‘Place of the pink sea shells’
My experience in the rock pool
This was another pool it took me three goes to get into. First time in Cronulla, there was a cold wind blowing on a grey day and I was still nursing a sore shoulder so just went for coffee instead; second time here, there was repair work on the promenade so no access to this pool.
On a warm winter’s day in June, though, it was irresistible.
Even the paddle through the sand to reach a depth I could swim in was a pleasure, as first little fish swarmed around me, and then a couple of more exotic and larger black speckled fish came to take a look at who was coming into their waters.
With only the last 15 or so metres deep enough for proper swimming, it was a case of lounging around on my back or doing widths of the pool if I wanted to stretch out and swim.
There’s a real rock pool feel to this place – very different from the Olympic pool next door on the rock platform. There may have been a lot more sand than normal in here, but with the fish and all the seaweed growing on the base of the pool tickling my feet as I swam, and the craggy green growth on the pool walls, this felt like a much more natural open swim than many more sheltered pools give you.
And as the tide began to come in, those waves began to roll over the far wall, making for an entertaining splash around (though I did heed the warnings of locals afterwards, who likened a swim in a storm here to being in a washing machine – so better then to watch rather than risk taking a dip…)
Getting there, getting in, getting changed
Both Cronulla’s rock pools are on the same rock platform that sits between the North and South beaches. You can’t actually see them until you walk along the promenade under the cliff of the headland there. When I went by train, it was a simple five minute walk directly eastwards from the station; by car, I found a spot in Elouera Road, some ten minutes’ walk away.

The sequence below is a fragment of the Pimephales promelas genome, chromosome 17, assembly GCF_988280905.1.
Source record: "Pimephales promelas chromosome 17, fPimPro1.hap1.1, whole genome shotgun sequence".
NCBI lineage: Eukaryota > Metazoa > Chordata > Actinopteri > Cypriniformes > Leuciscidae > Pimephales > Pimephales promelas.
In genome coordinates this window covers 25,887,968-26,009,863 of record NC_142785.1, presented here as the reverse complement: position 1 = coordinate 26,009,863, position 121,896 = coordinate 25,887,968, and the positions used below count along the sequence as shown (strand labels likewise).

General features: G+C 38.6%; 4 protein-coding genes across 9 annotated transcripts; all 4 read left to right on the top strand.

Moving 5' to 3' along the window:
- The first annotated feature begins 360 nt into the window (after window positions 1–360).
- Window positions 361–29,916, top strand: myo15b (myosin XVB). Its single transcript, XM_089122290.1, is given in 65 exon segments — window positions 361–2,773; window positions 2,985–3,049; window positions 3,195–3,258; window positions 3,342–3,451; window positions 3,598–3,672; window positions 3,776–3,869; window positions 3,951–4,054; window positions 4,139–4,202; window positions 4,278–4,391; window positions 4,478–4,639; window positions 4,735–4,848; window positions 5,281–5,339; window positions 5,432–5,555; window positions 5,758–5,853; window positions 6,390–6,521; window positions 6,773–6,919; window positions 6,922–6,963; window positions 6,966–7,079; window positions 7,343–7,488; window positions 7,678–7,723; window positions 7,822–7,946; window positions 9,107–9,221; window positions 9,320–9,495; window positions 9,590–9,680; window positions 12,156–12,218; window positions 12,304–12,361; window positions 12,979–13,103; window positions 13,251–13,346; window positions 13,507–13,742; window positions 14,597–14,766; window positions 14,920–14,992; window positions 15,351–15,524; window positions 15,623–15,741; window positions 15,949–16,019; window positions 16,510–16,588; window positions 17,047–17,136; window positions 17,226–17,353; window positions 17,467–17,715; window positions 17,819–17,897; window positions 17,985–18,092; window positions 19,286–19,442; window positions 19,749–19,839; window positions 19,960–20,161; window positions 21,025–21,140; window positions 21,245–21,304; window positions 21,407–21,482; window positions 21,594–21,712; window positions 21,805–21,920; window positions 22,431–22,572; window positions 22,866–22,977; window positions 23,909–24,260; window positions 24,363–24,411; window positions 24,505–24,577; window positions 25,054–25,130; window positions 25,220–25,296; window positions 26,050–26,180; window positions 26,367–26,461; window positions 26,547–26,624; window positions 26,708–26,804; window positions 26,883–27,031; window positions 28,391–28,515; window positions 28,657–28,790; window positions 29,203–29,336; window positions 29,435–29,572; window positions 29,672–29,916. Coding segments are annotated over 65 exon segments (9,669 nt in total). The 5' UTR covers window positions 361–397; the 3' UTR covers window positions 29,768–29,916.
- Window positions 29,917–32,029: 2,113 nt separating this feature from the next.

There are some old stone steps that are worn and pock-marked from decades of tides washing over them. And with the amount of sand on the pool floor when I visited, it was a matter of paddling to half way up the pool before the water became deep enough to swim.
Towelling technique needed here. There is a tall shower point just on the rock platform about 20m to the south of the bigger pool. This is the only facility here. If you need changing rooms and a toilet, you’ll have to go along to the Surf Life Saving Club on the south beach, some 500m away.
Big differences in this pool (in contrast to its bigger neighbour along the rock platform).
At low tide this pool was only knee deep for half its length (though people I spoke to say the sand is much deeper here than it should be). But get to the deeper, ocean end and it’s quite comfortable for swimming.
As the tide comes in, the waves quickly breach the wall, making it fun at first, but dangerous on a big swell (like being in a washing machine, said one local I spoke to, who said it was easy then also to be swept out as the waves flow back out at high tide on a storm swell)